Google Privacy Policy – Nuance between Good and Bad

Rachiyta JainCyber Security, Law

Google Privacy Policy – Nuance between Good and Bad

In our everyday life, it takes us by surprise when a stranger knows our name while we don’t know anything about them. Ever wondered what it would be like if someone just knocked at your door one day and tells you your name, address (obviously that’s where he is standing), workplace, birthdate, and interests and hobbies. It would also be more astonishing if he knew the music you listen to, the videos you have watched, the sites you surfed, the total number of your emails, the last time you logged in, the number of tabs open that time, your relatives and their actions. No less than your biodata indeed!

Strange, isn’t it? Well, Google does all that for you. The platform records whatever activity you conduct when you log in. To prove its credibility, it claims to serve you better. In 2009, Google put forward a transparency tool called “Dashboard”. This gives you the entire data google has about you in a single window.

But in January 2012, Google condensed the various privacy policies it had for its various products (about 60) into a single privacy policy that covered everything. This indirectly helped google get more access to your data. Unsurprisingly, all for Google’s commercial benefit.

Sachin Pilot, Minister of State for Communications and Information Technology issued a statement explaining India’s current laws on privacy and the government’s stand on the issue. The important part:

  • Rectification of conflict between Google, a US-based Company and the European Directive on Data Protection is not within the purview of the Government of India.
  • The new Google Privacy Policy provides information to the end users as to how their personal information is collected, for which it is collected, processed and secure. The end users, however, need to fully understand the privacy policy of Google. They must understand the consequences of sharing their personal information and their privacy rights before they start using online services.


As explained in the statement, the 2011 amendment of the IT Act of 2000 directs companies to protect private information and clearly disclose their policies on how the information will be used. Since Google has done this, the government does not need to intervene. Google’s use and/or abuse of user information for targeting ads and knowing their users’ behaviour is not new. And the government has better things to do than go after Google when nothing can be done. [i]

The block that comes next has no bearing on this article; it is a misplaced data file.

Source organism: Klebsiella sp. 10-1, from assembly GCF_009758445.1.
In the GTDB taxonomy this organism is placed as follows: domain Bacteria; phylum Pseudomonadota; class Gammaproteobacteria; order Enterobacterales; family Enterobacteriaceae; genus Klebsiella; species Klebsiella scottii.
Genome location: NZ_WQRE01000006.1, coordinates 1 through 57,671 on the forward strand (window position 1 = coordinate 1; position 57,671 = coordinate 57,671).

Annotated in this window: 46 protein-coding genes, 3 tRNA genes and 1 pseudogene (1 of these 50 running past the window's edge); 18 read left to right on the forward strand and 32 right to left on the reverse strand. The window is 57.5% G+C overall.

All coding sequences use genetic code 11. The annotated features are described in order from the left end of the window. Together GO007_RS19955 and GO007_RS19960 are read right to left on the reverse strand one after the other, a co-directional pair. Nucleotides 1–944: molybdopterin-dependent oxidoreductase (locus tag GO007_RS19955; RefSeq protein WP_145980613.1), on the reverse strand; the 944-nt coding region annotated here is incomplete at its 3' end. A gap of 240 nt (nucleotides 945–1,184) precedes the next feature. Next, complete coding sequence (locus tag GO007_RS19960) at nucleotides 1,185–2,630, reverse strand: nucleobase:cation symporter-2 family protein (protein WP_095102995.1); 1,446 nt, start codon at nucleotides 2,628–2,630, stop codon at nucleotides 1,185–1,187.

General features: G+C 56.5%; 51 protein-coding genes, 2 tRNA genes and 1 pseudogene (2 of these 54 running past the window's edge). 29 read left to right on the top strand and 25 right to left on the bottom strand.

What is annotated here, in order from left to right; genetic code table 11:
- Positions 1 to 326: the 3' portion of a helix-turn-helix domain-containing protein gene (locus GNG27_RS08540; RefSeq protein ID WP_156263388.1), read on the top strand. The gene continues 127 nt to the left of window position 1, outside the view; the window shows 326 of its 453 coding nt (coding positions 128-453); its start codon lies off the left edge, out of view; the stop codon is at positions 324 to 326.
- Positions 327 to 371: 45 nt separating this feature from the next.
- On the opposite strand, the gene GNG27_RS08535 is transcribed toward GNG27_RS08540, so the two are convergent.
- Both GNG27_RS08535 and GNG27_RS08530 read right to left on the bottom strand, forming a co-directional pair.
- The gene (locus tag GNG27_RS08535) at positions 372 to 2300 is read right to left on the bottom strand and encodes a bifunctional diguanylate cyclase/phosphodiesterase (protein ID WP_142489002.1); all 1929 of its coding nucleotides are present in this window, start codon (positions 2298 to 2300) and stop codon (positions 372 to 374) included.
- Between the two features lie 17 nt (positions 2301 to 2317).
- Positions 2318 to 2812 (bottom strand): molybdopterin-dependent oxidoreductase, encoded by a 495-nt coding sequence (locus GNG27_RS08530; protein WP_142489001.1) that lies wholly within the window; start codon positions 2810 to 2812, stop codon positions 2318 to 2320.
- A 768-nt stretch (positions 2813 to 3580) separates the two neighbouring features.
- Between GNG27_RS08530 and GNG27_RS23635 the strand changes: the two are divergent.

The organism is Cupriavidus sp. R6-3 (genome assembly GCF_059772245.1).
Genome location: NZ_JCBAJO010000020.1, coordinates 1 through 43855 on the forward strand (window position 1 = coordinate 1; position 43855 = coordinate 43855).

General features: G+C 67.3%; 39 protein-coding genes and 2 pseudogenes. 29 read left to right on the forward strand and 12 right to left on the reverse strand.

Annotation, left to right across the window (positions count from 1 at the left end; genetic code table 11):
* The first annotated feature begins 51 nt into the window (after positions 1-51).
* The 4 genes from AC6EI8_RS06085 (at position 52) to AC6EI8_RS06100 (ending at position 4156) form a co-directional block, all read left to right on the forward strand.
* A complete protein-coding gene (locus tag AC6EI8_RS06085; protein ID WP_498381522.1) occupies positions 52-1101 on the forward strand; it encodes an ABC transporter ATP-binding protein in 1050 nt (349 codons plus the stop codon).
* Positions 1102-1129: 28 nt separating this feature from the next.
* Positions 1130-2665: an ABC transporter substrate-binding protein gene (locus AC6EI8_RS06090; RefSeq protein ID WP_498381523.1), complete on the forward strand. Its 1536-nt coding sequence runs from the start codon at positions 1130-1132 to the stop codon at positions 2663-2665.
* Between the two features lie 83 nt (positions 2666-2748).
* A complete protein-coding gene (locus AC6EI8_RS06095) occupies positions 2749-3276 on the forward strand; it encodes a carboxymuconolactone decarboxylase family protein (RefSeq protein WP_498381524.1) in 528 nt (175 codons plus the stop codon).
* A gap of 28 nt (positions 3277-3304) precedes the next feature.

Google uses this data to manage its Ad Sense better. And companies would willingly pay a huge amount of money for the data. To get a glimpse of this, one can easily check the ad settings of their profile by logging in. Ad Settings shows your gender, age, and interests which companies use for their profit.

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In 2014, Verge studied the accuracy of Google profiles and the results beyond any expectations. Google could predict accurately to an extent of 50% of a person’s real biodata. For example, The “Ok Google” feature helps Google maintain your voice patterns. Google uses GPS activators to study and track: your home, workplace, kilometres you travel in a day, your fitness level, and your gym place based on the time you spend at these places. Google Chrome maintains your web browser history, giving it a better insight into who you are. In addition, integrating Google into your own smartphone makes the web browser data more accurate.

As rightly put, what goes on in the virtual world stays in the virtual world. There is no way you can stop Google from tracking you in the virtual world. While Google uses all this data to serve people better and to improve their experience, this can often create problems. Consequently, these problems led to Europe introducing the “Right to be forgotten,” which will be discussed in detail soon. People are warier about Google keeping their data rather any other person in the real world.

Although there are ways of barring the use of google and its applications, a question plagues our minds: With Google at the height of its IT renaissance, is it still possible?

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